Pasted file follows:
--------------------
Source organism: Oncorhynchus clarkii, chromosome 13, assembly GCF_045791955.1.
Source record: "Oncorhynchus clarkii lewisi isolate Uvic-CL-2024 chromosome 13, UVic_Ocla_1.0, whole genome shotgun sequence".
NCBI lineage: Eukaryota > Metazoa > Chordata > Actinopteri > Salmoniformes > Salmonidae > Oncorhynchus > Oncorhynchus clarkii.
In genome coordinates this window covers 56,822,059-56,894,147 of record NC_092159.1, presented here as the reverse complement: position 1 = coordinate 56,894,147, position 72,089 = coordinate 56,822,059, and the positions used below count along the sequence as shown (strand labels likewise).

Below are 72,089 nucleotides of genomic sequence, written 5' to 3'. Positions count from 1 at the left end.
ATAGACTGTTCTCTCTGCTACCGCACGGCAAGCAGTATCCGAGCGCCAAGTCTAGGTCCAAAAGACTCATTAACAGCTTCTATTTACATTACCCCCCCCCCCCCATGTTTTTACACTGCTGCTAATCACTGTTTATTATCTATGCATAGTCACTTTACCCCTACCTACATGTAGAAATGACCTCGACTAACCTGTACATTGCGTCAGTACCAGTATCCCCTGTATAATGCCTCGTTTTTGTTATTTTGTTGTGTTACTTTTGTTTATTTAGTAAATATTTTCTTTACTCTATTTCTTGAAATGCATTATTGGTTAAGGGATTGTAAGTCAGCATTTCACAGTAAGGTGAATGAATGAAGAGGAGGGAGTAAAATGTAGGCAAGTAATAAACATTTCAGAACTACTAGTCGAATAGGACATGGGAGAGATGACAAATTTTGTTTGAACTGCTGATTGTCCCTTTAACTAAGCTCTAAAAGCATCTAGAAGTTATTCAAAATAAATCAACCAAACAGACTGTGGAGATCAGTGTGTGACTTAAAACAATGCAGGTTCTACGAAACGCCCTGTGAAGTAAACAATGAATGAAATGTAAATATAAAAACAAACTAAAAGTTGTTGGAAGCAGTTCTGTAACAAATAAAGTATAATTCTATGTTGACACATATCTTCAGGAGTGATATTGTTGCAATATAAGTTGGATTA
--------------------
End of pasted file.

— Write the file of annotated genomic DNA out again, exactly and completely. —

Source organism: Oncorhynchus clarkii, chromosome 13, assembly GCF_045791955.1.
Source record: "Oncorhynchus clarkii lewisi isolate Uvic-CL-2024 chromosome 13, UVic_Ocla_1.0, whole genome shotgun sequence".
NCBI lineage: Eukaryota > Metazoa > Chordata > Actinopteri > Salmoniformes > Salmonidae > Oncorhynchus > Oncorhynchus clarkii.
In genome coordinates this window covers 56,822,059-56,894,147 of record NC_092159.1, presented here as the reverse complement: position 1 = coordinate 56,894,147, position 72,089 = coordinate 56,822,059, and the positions used below count along the sequence as shown (strand labels likewise).

Below are 72,089 nucleotides of genomic sequence, written 5' to 3'. Positions count from 1 at the left end.
ATAGACTGTTCTCTCTGCTACCGCACGGCAAGCAGTATCCGAGCGCCAAGTCTAGGTCCAAAAGACTCATTAACAGCTTCTATTTACATTACCCCCCCCCCCCCATGTTTTTACACTGCTGCTAATCACTGTTTATTATCTATGCATAGTCACTTTACCCCTACCTACATGTAGAAATGACCTCGACTAACCTGTACATTGCGTCAGTACCAGTATCCCCTGTATAATGCCTCGTTTTTGTTATTTTGTTGTGTTACTTTTGTTTATTTAGTAAATATTTTCTTTACTCTATTTCTTGAAATGCATTATTGGTTAAGGGATTGTAAGTCAGCATTTCACAGTAAGGTGAATGAATGAAGAGGAGGGAGTAAAATGTAGGCAAGTAATAAACATTTCAGAACTACTAGTCGAATAGGACATGGGAGAGATGACAAATTTTGTTTGAACTGCTGATTGTCCCTTTAACTAAGCTCTAAAAGCATCTAGAAGTTATTCAAAATAAATCAACCAAACAGACTGTGGAGATCAGTGTGTGACTTAAAACAATGCAGGTTCTACGAAACGCCCTGTGAAGTAAACAATGAATGAAATGTAAATATAAAAACAAACTAAAAGTTGTTGGAAGCAGTTCTGTAACAAATAAAGTATAATTCTATGTTGACACATATCTTCAGGAGTGATATTGTTGCAATATAAGTTGGATTA